Reality Check For Sunderland And Steve Bruce

"Management is a test when you are up against it, but we can't feel sorry for yourself. You have to roll your sleeves up, get on with it and have a bit of hunger and fire in your belly to make sure that as an individual and a team you try everything to turn it around" - Niall Quinn, Chairman of Sunderland FC
Sunderland face another moment of harsh reality and collection of one point from nine games has embroiled Steve Bruce's side in an unexpected relegation battles. This has put the Black Cats and Bruce in unwanted spotlight.

Anyway, this is not the first crisis under Bruce's reign. Previously there has been a 14-match win-less streak which was ended with a 4-0 thrashing of Bolton Wanderers on 9th March 2010. But what makes the current crisis even worse than before is that, the current season is nearing to end and stakes are very high to avoid relegation. At one point of this season, the Black Cats were on the prowl and dreaming of European qualification. Now, they are sitting at wrong end of table and facing relegation dog-fights to merely maintain their Premiership status.

Sunderland owner, Ellis Short has continued ploughing in tens of millions and Bruce has boosted his number of player signings to 19 (including loans) in under two years. But, last month the owner used Sunderland's website to speak publicly for the first time since taking charge in 2009. His message was clear: he wanted to see the team "improving every year" and "finishing well in the top 10" this season. And it was stressed that relegation "must never happen".

In January, Sunderland stood sixth such aims appeared entirely feasible. Indeed their manager, controversially, boasted that he had built "the best team this club have ever had", before revealing a desire to coach England. At that time no one was concerned that Bruce did not actually coach his players – he delegates such duties to his assistant, Eric Black. Pride often precedes falls and recent weeks have seen the 50-year-old struggle to cope with Darren Bent's £24m departure to Aston Villa. To make it worse, serious questions are being asked about Bruce's management quality and his modus operandi.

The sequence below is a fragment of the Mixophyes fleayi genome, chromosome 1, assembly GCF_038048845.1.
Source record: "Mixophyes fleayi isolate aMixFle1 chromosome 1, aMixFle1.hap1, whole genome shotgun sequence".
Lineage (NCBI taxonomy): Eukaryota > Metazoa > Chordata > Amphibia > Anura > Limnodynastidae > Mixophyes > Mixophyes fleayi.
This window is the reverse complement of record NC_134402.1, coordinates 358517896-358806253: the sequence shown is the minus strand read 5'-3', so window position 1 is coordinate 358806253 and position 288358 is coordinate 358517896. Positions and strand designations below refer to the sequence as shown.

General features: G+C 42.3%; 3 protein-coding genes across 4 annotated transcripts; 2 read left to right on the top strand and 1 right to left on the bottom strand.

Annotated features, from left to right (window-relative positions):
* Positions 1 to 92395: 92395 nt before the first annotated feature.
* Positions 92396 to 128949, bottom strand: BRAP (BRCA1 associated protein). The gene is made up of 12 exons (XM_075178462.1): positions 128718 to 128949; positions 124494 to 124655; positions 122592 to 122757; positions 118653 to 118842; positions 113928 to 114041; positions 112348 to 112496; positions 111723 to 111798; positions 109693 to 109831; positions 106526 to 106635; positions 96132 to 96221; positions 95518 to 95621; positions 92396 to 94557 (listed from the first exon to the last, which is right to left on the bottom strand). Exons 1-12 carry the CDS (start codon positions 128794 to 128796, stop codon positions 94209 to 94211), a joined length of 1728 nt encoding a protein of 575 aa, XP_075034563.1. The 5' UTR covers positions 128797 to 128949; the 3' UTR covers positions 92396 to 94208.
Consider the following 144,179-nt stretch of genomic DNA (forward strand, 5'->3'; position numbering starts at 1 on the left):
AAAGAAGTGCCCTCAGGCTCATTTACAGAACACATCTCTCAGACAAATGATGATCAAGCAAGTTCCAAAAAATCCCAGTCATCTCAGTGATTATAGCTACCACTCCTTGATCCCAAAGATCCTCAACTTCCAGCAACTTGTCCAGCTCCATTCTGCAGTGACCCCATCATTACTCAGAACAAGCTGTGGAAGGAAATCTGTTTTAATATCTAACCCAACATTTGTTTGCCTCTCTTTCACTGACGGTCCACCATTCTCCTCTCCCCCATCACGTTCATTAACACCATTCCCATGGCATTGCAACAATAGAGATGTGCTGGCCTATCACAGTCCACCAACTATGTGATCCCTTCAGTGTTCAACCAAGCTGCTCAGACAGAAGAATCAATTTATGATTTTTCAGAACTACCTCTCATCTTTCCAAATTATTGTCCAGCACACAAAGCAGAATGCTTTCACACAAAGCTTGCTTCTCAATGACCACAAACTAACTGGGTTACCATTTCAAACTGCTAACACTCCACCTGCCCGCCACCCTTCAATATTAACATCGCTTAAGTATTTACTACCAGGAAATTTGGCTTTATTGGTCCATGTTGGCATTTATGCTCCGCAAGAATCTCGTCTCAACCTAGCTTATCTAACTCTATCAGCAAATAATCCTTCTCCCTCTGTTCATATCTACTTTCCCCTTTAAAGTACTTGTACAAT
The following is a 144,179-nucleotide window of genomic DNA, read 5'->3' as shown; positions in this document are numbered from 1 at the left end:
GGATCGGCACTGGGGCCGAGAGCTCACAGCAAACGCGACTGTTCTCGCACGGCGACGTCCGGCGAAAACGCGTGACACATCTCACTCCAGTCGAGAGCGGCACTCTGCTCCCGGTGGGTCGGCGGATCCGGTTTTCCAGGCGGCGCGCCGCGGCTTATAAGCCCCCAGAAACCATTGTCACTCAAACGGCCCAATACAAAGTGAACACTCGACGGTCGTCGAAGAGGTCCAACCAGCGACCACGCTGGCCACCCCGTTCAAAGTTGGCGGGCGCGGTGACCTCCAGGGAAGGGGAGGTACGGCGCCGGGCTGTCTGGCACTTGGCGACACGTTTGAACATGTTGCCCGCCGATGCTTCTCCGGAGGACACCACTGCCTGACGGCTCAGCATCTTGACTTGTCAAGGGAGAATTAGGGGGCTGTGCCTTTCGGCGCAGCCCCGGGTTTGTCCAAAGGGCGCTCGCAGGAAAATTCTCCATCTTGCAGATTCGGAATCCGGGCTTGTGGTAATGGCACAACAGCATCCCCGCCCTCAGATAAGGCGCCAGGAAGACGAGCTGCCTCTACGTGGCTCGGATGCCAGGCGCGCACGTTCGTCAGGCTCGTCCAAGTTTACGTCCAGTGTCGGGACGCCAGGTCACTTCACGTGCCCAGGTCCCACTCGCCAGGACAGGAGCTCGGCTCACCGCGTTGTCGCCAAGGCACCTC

The collapse in form suffered by Jordan Henderson, the over-hyped England Under-21 midfielder Bruce has valued at £30m, and the disappointing impact of January recruits Stephane Sessegnon and Sulley Muntari could hardly have happened at a more embarrassing time. While Short and chairman, Niall Quinn may be privately debating the wisdom of granting Bruce a lucrative three-year contract extension in February, the team's failure to win a home game since beating Blackburn on New Year's Day has plunged them in deeper trouble.

When, two summers ago, Quinn and Short lured Bruce from Wigan, Sunderland secured a man of disarming, humour laden charm and, above all, a perceived understanding of the north-east's peculiar regional psyche. He was handed substantial funds to sign "names" including Bent, Lee Cattermole and Asamoah Gyan while radically overhauling Roy Keane's squad. His 19 acquisitions – four have since moved on – were matched by a comparable number of departures. Change was needed, but the scale of the churn factor is attracting scrutiny. Especially as Sunderland have only scored twice in six games.

While there is an acceptance that Bent was desperate to leave, fans ponder whether Kenwyne Jones, sold to Stoke for £8m last summer, might not have proved the target man the gifted yet erratic Gyan clearly craves. Similarly why spend £7m on Sessegnon while dispensing with Andy Reid's proven goal creating potential? Admittedly, numerous injuries have undeniably damaged a campaign in which five players have suffered recurrences of serious knee trouble following surgery.

"Only seven players have been involved in more than 60% of our games. That's where it's gone wrong," Bruce said. A summer inquest is scheduled but no one is entirely sure whether he will still be around to conduct it.

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